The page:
Chattooga County sheriff threatens layoffs

Chattooga County sheriff threatens layoffs

September 13th, 2012 by Joy Lukachick Smith in News

Chattooga County Sheriff John Everett answers questions during a news conference in this file photo.

Photo by Staff File Photo /Times Free Press.

Document: Sheriff's memo

Chattoga County Sheriff's Department memo.

Employees at the Chattooga County Sheriff's Office and jail are scared after reading a memo asking half the patrol force and multiple jailers to give up their jobs voluntarily.

Outgoing Sheriff John Everett claims in the memo that the sole commissioner is forcing him to lay off 16 employees -- 11 from the sheriff's office and five jailers -- because of a county-wide deficit in property tax revenue.

The memo went up Friday, and a jail employee, who wouldn't give a name in fear of being fired, said employees panicked. The memo was taken down on Monday, the employee said.

Sole Commissioner Jason Winters said Everett hired five to six more employees then he originally budgeted, which created a more than $300,000 deficit in the sheriff's office and jail budgets.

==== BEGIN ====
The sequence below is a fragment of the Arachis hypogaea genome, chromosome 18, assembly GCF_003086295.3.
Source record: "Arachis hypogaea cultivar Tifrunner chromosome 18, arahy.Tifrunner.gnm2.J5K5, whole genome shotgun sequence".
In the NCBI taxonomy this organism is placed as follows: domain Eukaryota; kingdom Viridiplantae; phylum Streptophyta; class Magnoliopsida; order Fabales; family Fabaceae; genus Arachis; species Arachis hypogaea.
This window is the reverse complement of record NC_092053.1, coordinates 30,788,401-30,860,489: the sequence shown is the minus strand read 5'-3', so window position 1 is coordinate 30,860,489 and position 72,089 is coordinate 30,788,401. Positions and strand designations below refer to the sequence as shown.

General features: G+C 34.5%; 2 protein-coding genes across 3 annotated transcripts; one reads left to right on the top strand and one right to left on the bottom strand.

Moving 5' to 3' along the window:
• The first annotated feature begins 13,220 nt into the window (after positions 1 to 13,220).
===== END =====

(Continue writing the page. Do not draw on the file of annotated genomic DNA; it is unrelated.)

While Winters said he told Everett to find ways to corral spending and stay within his $2.6 million budget, he didn't order the sheriff to gut his office. Winters said he will not allow the sheriff's office to drop from 18 to nine deputies.

"No, we aren't looking at half the deputies off the street," he said. "That's not a possibility."

Everett, who didn't return multiple calls for comment, will be replaced at the end of the year. He lost the August Democratic primary to Trion police officer Mark Schrader, who garnered nearly 70 percent of the votes. Schrader will face Republican Jamie Dawson, a former Chattooga deputy, for the sheriff's job in November.

Everett claims in his memo that his successor will replace 75 percent of the employees. Schrader and Dawson said Wednesday they don't plan on cutting the staff and want to make managing the budget efficiently a priority.

Both men fear that Everett is creating a hostile environment one of them will inherit in January.

Dawson said what could've been an "amicable transfer" now is "going to be a lot of controversy."

Dawson said he's heard that some officers are considering retiring early so they don't face a layoff.

Winters said he will meet with Everett to decide on how to cut spending. A few employees could be laid off, he said, but there are other options, such as furlough days.

As for whether anyone has volunteered to be laid off, Winters said no one's name is on the list.